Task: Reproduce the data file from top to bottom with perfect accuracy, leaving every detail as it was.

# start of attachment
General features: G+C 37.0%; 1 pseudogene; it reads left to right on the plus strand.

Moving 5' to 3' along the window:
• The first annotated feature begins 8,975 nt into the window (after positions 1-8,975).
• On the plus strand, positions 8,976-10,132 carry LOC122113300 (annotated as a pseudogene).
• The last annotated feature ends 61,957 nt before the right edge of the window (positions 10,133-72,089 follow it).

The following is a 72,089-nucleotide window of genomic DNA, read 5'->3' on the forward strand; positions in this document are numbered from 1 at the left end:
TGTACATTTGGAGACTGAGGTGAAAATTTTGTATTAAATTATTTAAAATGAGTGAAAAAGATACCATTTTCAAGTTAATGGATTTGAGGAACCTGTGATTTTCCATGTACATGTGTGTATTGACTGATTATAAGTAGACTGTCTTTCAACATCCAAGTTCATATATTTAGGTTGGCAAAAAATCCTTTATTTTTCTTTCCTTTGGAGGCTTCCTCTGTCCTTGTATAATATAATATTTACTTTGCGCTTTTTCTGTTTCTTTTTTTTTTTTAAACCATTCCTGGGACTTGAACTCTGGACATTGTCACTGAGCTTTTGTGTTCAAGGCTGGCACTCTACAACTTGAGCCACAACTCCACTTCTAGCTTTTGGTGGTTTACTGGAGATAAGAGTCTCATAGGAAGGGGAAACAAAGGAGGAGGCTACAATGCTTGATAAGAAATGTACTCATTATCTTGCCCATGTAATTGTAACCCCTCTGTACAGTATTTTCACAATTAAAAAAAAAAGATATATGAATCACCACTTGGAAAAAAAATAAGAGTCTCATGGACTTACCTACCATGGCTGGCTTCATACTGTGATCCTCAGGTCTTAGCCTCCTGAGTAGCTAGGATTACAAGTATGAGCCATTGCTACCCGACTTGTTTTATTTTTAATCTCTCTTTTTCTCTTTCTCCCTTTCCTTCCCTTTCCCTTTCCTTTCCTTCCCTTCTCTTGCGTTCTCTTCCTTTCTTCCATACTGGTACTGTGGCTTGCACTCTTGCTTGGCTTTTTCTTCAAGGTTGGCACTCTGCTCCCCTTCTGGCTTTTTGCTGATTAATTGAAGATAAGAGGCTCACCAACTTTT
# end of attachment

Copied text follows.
General features: G+C 37.0%; 1 pseudogene; it reads left to right on the plus strand.

Moving 5' to 3' along the window:
• The first annotated feature begins 8,975 nt into the window (after positions 1-8,975).
• On the plus strand, positions 8,976-10,132 carry LOC122113300 (annotated as a pseudogene).
• The last annotated feature ends 61,957 nt before the right edge of the window (positions 10,133-72,089 follow it).

The following is a 72,089-nucleotide window of genomic DNA, read 5'->3' on the forward strand; positions in this document are numbered from 1 at the left end:
TGTACATTTGGAGACTGAGGTGAAAATTTTGTATTAAATTATTTAAAATGAGTGAAAAAGATACCATTTTCAAGTTAATGGATTTGAGGAACCTGTGATTTTCCATGTACATGTGTGTATTGACTGATTATAAGTAGACTGTCTTTCAACATCCAAGTTCATATATTTAGGTTGGCAAAAAATCCTTTATTTTTCTTTCCTTTGGAGGCTTCCTCTGTCCTTGTATAATATAATATTTACTTTGCGCTTTTTCTGTTTCTTTTTTTTTTTTAAACCATTCCTGGGACTTGAACTCTGGACATTGTCACTGAGCTTTTGTGTTCAAGGCTGGCACTCTACAACTTGAGCCACAACTCCACTTCTAGCTTTTGGTGGTTTACTGGAGATAAGAGTCTCATAGGAAGGGGAAACAAAGGAGGAGGCTACAATGCTTGATAAGAAATGTACTCATTATCTTGCCCATGTAATTGTAACCCCTCTGTACAGTATTTTCACAATTAAAAAAAAAAGATATATGAATCACCACTTGGAAAAAAAATAAGAGTCTCATGGACTTACCTACCATGGCTGGCTTCATACTGTGATCCTCAGGTCTTAGCCTCCTGAGTAGCTAGGATTACAAGTATGAGCCATTGCTACCCGACTTGTTTTATTTTTAATCTCTCTTTTTCTCTTTCTCCCTTTCCTTCCCTTTCCCTTTCCTTTCCTTCCCTTCTCTTGCGTTCTCTTCCTTTCTTCCATACTGGTACTGTGGCTTGCACTCTTGCTTGGCTTTTTCTTCAAGGTTGGCACTCTGCTCCCCTTCTGGCTTTTTGCTGATTAATTGAAGATAAGAGGCTCACCAACTTTT